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British Gun Crime

Discussion in 'Important Gun Control Info' started by Jeff82, Apr 26, 2004.

  1. Tempest UK

    Tempest UK

    Dec 6, 2005
    Bucks, England
    Good read, thanks.
  2. alaskacop556


    Oct 19, 2009
    I wish I could have read through all 13 pages of this thread but this UK vs US gun situation is always interesting to listen to.

    Never been to the UK but have talked to several visiting tourist and active military personel. Their responses can be quite interesting, espeically seeing me on duty (and armed). Of course pro and anti gun comments vary but one thing I always try to make them understand is that criminals could care less about laws prohibited firearms. UK's sharp rise in violent crime is testimate to that fact (criminals don't care). For me, it comes down to a simple truth...if you believe that a person is innocent of a crime until they are proven to be quilty in a court of law, they why would you find millions of gun owners guility of "possible" crimes? Someone earlier on this thread stated that legalizing firearms in the UK would just make the problem worse. I don't agree. In the US, some of the worse places of gun violence have some of the strictest laws...a high ranking member of the New York police department once said in a public statement he was very concerned about gun violence in New York and blamed the violence on less restrictive gun laws in surrounding states...meaning he felt that criminals were getting firearms there and bringing them back into New York. He urged surrounding states to adopted tougher laws on firearm ownership because of the violence they brought back to New York. Like any true politican, this is a "knee jerk" reaction to a problem with a somewhat simple solution, carry stiffer penalties for people convicted of crimes involving firearms. Dont make the general population suffer (guilty) for the actions of a select few.

  3. stevemc


    Mar 1, 2009
    Alaska Cop,

    The argument that banning guns causes crime to go up doesn't always hold water. Sometimes the crimes are so bad, with such frequency, that the only thing for local legislators to do is restrict firearms. If you live in a relatively low crime area, that may be hard to understand. I would not give up my guns if they became illegal locally, because I am a firm believer in 2A, and the right for us to protect ourselves. I am not looking for a philosophical argument, just stating a fact that local circumstances can affect local protocol. Trying to push our way of life on other countries is an asinine thing to do. It is not better or worse, it is just different.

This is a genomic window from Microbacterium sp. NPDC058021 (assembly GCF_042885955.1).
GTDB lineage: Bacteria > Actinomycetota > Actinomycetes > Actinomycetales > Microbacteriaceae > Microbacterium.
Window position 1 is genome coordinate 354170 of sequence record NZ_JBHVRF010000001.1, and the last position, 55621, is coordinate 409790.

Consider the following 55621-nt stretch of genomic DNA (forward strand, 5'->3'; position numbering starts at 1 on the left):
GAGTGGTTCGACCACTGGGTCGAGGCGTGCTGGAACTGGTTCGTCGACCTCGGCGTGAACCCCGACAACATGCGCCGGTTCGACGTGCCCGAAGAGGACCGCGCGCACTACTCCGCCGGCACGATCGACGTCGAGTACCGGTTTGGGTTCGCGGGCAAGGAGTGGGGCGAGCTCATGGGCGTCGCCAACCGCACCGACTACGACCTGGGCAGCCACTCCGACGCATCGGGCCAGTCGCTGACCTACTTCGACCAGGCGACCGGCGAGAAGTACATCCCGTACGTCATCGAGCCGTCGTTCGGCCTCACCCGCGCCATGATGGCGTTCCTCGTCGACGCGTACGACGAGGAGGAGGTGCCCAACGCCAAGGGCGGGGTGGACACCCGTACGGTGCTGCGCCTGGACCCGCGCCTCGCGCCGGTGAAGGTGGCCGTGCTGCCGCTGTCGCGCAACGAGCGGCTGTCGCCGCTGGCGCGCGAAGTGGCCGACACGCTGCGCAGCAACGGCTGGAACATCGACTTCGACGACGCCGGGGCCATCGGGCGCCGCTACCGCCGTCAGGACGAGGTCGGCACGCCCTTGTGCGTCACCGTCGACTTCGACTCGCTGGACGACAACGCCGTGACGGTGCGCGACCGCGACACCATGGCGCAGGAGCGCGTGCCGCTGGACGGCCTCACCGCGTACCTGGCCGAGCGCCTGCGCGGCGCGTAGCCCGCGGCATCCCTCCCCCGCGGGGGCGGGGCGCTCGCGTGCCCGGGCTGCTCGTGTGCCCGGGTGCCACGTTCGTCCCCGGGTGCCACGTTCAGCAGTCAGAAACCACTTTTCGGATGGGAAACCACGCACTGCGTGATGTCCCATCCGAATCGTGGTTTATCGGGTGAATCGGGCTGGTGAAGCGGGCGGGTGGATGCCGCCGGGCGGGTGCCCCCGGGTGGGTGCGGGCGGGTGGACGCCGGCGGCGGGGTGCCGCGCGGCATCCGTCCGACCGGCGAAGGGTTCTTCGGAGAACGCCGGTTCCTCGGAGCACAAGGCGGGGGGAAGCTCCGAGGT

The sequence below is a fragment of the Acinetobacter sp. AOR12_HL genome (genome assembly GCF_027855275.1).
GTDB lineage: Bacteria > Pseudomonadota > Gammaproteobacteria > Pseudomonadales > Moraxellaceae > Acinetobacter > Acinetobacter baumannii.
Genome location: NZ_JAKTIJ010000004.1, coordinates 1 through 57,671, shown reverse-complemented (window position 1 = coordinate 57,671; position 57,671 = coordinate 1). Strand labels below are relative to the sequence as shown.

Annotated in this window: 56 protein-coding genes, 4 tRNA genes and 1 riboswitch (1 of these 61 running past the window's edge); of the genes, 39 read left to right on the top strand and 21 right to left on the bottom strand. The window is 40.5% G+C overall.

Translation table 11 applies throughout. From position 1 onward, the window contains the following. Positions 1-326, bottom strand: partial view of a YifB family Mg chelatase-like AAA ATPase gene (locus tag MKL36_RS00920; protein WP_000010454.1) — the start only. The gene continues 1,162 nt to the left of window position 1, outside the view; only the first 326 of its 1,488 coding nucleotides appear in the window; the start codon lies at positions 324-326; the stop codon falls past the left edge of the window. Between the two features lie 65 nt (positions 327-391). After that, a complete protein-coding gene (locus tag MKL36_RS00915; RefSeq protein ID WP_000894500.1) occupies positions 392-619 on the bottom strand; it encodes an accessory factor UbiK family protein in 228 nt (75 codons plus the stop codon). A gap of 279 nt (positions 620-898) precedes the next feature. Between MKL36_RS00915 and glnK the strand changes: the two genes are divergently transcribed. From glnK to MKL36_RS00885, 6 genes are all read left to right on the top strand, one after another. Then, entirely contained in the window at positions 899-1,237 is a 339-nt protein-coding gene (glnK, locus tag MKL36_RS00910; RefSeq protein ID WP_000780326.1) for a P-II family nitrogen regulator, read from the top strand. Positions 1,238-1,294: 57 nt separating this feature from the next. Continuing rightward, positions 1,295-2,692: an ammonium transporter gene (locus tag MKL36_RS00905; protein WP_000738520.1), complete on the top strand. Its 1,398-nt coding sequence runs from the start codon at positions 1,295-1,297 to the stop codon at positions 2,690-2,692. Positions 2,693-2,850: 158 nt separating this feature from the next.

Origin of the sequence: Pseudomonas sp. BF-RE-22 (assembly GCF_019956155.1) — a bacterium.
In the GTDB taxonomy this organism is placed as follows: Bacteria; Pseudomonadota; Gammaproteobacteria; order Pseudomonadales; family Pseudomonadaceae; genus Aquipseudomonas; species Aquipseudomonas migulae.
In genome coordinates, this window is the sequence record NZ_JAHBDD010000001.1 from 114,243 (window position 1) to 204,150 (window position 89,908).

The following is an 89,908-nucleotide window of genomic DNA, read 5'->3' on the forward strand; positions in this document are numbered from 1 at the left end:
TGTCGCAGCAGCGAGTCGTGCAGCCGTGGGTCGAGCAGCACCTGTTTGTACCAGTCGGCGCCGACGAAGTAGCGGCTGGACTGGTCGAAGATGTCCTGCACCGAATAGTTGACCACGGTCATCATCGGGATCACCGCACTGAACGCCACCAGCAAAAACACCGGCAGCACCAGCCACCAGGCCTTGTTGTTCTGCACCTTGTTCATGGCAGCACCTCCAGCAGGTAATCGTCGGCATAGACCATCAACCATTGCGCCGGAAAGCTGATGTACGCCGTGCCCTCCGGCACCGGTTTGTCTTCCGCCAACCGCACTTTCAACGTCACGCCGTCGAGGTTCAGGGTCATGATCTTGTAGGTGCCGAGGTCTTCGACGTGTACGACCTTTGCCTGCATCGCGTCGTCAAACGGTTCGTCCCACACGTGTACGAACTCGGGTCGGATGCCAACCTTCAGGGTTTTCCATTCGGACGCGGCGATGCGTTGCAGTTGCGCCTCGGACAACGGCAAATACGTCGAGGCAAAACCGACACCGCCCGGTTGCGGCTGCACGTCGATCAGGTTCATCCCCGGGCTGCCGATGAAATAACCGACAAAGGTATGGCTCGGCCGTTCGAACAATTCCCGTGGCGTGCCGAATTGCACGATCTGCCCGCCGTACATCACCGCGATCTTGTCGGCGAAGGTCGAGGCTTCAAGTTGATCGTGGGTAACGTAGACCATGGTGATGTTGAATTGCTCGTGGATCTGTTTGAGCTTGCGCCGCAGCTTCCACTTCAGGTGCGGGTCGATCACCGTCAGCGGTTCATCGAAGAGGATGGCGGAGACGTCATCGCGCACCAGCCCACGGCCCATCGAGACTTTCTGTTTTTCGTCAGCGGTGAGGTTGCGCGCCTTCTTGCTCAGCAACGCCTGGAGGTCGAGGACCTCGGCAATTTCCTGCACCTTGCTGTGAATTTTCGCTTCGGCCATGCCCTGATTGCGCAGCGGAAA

4. Cambo


    Jun 19, 2006
    How does restricting citizens from getting guns keep criminals from getting guns? Have you ever heard of the black market? England had a problem a few years ago with full auto MAC 10s showing up on their streets. Those guns weren't sold in gun shops or owned by law abiding citizens. You should quit defending those on the other side. If you need help understanding the more guns = less crime argument, check FBI and DOJ statistics on such matters and you will see that you are wrong.
  5. alaskacop556


    Oct 19, 2009
    I am not trying to push our way of life onto others but just trying to point out the illogical reasoning behind certain laws. I know the UK has never been a "gun culture" (as evident in most LEO's there are not armed....because it gives the appearance of being too aggressive, but that is another topic of disscussion). Remember that our judical process was modeled after their's (innocent until proven quilty).

    An example I will use involved an earlier thread concerning a man charged with a firearm crime in the UK. I cannot remember all the details but the issue was that he had found a shotgun on his property in a plastic bag. Thinking this was a stolen firearm and may have been used in a crime, he decided to take it to the local police station to turn in. After arriving to the police department and handing over the firearm, he was charged (and convicted) of criminal pocession of a firearm. At his sentencing it was never in question that he had just found the firearm to turn in but that strict interpretation of the law required the judge to charge the man with a crime, regardless of his intent (this actual article appears somewhere in GT). With laws (and the common sense; or lack there of) concerning firearms ownership in the UK, it is no wonder that they are having issues.
    Last edited: Nov 30, 2010
  6. stevemc


    Mar 1, 2009

    You missed my point entirely. Not surprising. I will not waste the good members of this boards' time further. By the way, the case you gave as an example is one of two that are frequently referred to regarding the law in GB. The other is the man that was jailed for defending his farm. The detail that nobody mentions, is that the kid was running away and was shot in the back. That would be manslaughter here as well. To understand the reference you made, you should read up on it. It is old news, and well documented.